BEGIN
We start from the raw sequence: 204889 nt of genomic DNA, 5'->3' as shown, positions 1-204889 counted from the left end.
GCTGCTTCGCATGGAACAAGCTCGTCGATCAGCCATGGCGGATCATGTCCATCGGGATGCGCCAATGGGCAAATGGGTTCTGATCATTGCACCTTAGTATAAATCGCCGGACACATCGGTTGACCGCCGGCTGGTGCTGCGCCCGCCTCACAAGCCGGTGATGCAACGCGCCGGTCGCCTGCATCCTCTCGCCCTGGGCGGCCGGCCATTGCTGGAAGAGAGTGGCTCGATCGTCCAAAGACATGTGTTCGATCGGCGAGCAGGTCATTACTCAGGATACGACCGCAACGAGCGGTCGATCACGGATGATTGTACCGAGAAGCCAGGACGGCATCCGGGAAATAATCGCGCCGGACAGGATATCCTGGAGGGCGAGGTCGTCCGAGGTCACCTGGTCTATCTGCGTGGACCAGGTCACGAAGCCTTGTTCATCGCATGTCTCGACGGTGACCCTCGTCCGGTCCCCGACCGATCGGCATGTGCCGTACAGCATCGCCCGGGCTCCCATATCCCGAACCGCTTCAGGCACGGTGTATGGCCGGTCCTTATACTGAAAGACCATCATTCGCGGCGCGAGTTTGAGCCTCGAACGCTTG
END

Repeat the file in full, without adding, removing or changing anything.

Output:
We start from the raw sequence: 204889 nt of genomic DNA, 5'->3' as shown, positions 1-204889 counted from the left end.
GCTGCTTCGCATGGAACAAGCTCGTCGATCAGCCATGGCGGATCATGTCCATCGGGATGCGCCAATGGGCAAATGGGTTCTGATCATTGCACCTTAGTATAAATCGCCGGACACATCGGTTGACCGCCGGCTGGTGCTGCGCCCGCCTCACAAGCCGGTGATGCAACGCGCCGGTCGCCTGCATCCTCTCGCCCTGGGCGGCCGGCCATTGCTGGAAGAGAGTGGCTCGATCGTCCAAAGACATGTGTTCGATCGGCGAGCAGGTCATTACTCAGGATACGACCGCAACGAGCGGTCGATCACGGATGATTGTACCGAGAAGCCAGGACGGCATCCGGGAAATAATCGCGCCGGACAGGATATCCTGGAGGGCGAGGTCGTCCGAGGTCACCTGGTCTATCTGCGTGGACCAGGTCACGAAGCCTTGTTCATCGCATGTCTCGACGGTGACCCTCGTCCGGTCCCCGACCGATCGGCATGTGCCGTACAGCATCGCCCGGGCTCCCATATCCCGAACCGCTTCAGGCACGGTGTATGGCCGGTCCTTATACTGAAAGACCATCATTCGCGGCGCGAGTTTGAGCCTCGAACGCTTG